Professor, Department of Biology
Ph.D. University of California, San Diego
Research Interests: Neuronal basis of behavior
Overview: We study how the nervous system controls behavior by analyzing the neural networks for decision making, focusing on spatial exploration behaviors, and food choice involving trade-offs that mimic human economic decisions. We investigate how these networks function using a combination of experimental and theoretical approaches. We track the movements of worms at high spatiotemporal resolution in complex naturalistic environments to determine the underlying behavioral strategies. Neuronal function is assessed by investigating changes in behavior caused by genetic mutations, neuronal ablations, and optogenetic manipulations. We also make optical recordings in freely moving animals to correlate neuronal activity patterns and behavior; these experiments are facilitated by microfluidic devices to control the worm's local sensory environment. Patch-clamp electrophysiological recordings are made from normal and mutant animals to determine how the electrical properties of neurons influence network function. Experimental data are synthesized in predictive theoretical models. Predictions are tested experimentally and the results are used to improve our theoretical understanding of the function of biological networks. These results provide new insights into the cellular and molecular mechanisms of information processing underlying animal behavior.
Microfluidic platform for electrophysiological recordings from host-stage hookworm and Ascaris suum larvae: A new tool for anthelmintic research.
Int J Parasitol Drugs Drug Resist. 2016 Sep 15;:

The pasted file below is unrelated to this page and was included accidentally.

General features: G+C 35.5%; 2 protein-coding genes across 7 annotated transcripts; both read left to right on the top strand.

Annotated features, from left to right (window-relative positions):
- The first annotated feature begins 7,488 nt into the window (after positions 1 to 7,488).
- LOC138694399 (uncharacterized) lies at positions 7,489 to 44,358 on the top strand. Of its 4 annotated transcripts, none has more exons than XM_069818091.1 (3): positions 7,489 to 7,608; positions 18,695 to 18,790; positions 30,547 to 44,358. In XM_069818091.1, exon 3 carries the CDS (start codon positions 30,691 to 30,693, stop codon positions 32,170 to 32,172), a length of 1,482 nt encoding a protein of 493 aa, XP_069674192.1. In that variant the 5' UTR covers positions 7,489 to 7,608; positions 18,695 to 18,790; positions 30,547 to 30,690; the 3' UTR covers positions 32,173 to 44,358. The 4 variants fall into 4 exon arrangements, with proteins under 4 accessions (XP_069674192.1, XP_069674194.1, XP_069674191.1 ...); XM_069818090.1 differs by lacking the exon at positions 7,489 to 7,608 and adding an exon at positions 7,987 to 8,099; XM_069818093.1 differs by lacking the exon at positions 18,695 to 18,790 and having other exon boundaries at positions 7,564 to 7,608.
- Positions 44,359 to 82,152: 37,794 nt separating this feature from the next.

Authors: Weeks JC, Roberts WM, Robinson KJ, Keaney M, Vermeire JJ, Urban JF, Lockery SR, Hawdon JM
The screening of candidate compounds and natural products for anthelmintic activity is important for discovering new drugs against human and animal parasites. We previously validated in Caenorhabditis elegans a microfluidic device ('chip') that records non-invasively the tiny electrophysiological signals generated by rhythmic contraction (pumping) of the worm's pharynx. These electropharyngeograms (EPGs) are recorded simultaneously from multiple worms per chip, providing a medium-throughput readout of muscular and neural activity that is especially useful for compounds targeting neurotransmitter receptors and ion channels. Microfluidic technologies have transformed C. elegans research and the goal of the current study was to validate hookworm and Ascaris suum host-stage larvae in the microfluidic EPG platform. Ancylostoma ceylanicum and A. caninum infective L3s (iL3s) that had been activated in vitro generally produced erratic EPG activity under the conditions tested. In contrast, A. ceylanicum L4s recovered from hamsters exhibited robust, sustained EPG activity, consisting of three waveforms: (1) conventional pumps as seen in other nematodes; (2) rapid voltage deflections, associated with irregular contractions of the esophagus and openings of the esophogeal-intestinal valve (termed a 'flutter'); and (3) hybrid waveforms, which we classified as pumps. For data analysis, pumps and flutters were combined and termed EPG 'events.' EPG waveform identification and analysis were performed semi-automatically using custom-designed software. The neuromodulator serotonin (5-hydroxytryptamine; 5HT) increased EPG event frequency in A. ceylanicum L4s at an optimal concentration of 0.5 mM. The anthelmintic drug ivermectin (IVM) inhibited EPG activity in a concentration-dependent manner. EPGs from A. suum L3s recovered from pig lungs exhibited robust pharyngeal pumping in 1 mM 5HT, which was inhibited by IVM. These experiments validate the use of A. ceylanicum L4s and A. suum L3s with the microfluidic EPG platform, providing a new tool for screening anthelmintic candidates or investigating parasitic nematode feeding behavior.
PMID: 27751868 [PubMed - as supplied by publisher]